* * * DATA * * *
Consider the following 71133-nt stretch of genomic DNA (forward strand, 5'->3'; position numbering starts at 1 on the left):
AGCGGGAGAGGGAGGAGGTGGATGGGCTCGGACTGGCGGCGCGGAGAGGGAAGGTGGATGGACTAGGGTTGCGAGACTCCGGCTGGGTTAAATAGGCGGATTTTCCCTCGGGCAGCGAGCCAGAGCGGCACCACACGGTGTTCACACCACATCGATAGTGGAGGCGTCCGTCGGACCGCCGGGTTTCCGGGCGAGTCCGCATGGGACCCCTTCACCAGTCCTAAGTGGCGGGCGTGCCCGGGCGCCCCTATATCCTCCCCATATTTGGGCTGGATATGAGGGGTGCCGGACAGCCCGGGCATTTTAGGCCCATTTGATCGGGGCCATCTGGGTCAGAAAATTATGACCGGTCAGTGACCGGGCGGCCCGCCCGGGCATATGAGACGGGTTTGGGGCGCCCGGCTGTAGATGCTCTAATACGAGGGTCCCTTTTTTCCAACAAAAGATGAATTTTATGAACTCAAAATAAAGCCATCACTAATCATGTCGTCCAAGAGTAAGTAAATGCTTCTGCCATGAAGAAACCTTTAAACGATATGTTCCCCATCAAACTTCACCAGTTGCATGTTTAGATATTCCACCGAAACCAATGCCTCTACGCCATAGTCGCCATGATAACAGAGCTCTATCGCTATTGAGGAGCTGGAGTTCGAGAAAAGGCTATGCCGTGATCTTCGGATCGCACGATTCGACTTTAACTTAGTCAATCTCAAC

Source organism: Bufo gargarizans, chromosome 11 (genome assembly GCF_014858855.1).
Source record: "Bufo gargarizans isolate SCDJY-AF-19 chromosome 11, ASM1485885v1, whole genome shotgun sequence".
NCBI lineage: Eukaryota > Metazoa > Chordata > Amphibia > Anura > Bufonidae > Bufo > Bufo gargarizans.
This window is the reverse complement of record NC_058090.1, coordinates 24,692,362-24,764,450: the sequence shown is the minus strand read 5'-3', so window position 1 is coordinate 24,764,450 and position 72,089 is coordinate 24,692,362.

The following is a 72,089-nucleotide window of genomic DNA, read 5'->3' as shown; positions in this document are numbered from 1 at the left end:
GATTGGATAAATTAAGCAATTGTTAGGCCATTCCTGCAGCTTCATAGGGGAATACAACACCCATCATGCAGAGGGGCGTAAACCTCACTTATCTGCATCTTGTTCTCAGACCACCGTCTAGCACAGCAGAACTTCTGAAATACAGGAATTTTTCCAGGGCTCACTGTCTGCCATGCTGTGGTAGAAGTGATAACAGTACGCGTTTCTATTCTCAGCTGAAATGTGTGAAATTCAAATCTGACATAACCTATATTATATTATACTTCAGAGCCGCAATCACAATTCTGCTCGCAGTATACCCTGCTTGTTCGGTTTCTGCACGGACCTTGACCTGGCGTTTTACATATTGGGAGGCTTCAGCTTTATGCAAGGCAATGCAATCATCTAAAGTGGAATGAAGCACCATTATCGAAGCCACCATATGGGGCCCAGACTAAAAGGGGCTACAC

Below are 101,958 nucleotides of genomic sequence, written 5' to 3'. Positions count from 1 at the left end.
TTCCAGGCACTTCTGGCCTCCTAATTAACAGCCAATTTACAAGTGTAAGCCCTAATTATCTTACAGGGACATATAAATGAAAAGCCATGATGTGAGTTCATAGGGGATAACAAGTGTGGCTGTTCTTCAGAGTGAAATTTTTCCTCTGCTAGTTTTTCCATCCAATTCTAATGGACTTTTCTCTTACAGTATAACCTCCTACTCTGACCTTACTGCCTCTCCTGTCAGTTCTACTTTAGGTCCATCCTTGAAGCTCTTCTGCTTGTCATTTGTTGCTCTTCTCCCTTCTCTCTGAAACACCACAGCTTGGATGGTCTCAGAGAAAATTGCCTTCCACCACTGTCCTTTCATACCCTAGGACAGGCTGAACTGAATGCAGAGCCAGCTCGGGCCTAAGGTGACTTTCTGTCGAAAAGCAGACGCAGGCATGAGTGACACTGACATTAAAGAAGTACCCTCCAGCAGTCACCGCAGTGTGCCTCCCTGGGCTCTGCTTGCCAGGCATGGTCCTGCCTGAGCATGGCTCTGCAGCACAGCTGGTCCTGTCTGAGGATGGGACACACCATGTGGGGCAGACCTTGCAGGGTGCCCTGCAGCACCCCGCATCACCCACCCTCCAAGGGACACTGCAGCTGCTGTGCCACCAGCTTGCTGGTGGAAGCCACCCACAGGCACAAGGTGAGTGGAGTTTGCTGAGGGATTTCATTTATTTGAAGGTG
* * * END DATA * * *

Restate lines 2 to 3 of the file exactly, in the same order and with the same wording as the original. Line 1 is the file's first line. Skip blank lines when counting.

AGCGGGAGAGGGAGGAGGTGGATGGGCTCGGACTGGCGGCGCGGAGAGGGAAGGTGGATGGACTAGGGTTGCGAGACTCCGGCTGGGTTAAATAGGCGGATTTTCCCTCGGGCAGCGAGCCAGAGCGGCACCACACGGTGTTCACACCACATCGATAGTGGAGGCGTCCGTCGGACCGCCGGGTTTCCGGGCGAGTCCGCATGGGACCCCTTCACCAGTCCTAAGTGGCGGGCGTGCCCGGGCGCCCCTATATCCTCCCCATATTTGGGCTGGATATGAGGGGTGCCGGACAGCCCGGGCATTTTAGGCCCATTTGATCGGGGCCATCTGGGTCAGAAAATTATGACCGGTCAGTGACCGGGCGGCCCGCCCGGGCATATGAGACGGGTTTGGGGCGCCCGGCTGTAGATGCTCTAATACGAGGGTCCCTTTTTTCCAACAAAAGATGAATTTTATGAACTCAAAATAAAGCCATCACTAATCATGTCGTCCAAGAGTAAGTAAATGCTTCTGCCATGAAGAAACCTTTAAACGATATGTTCCCCATCAAACTTCACCAGTTGCATGTTTAGATATTCCACCGAAACCAATGCCTCTACGCCATAGTCGCCATGATAACAGAGCTCTATCGCTATTGAGGAGCTGGAGTTCGAGAAAAGGCTATGCCGTGATCTTCGGATCGCACGATTCGACTTTAACTTAGTCAATCTCAAC

Source organism: Bufo gargarizans, chromosome 11 (genome assembly GCF_014858855.1).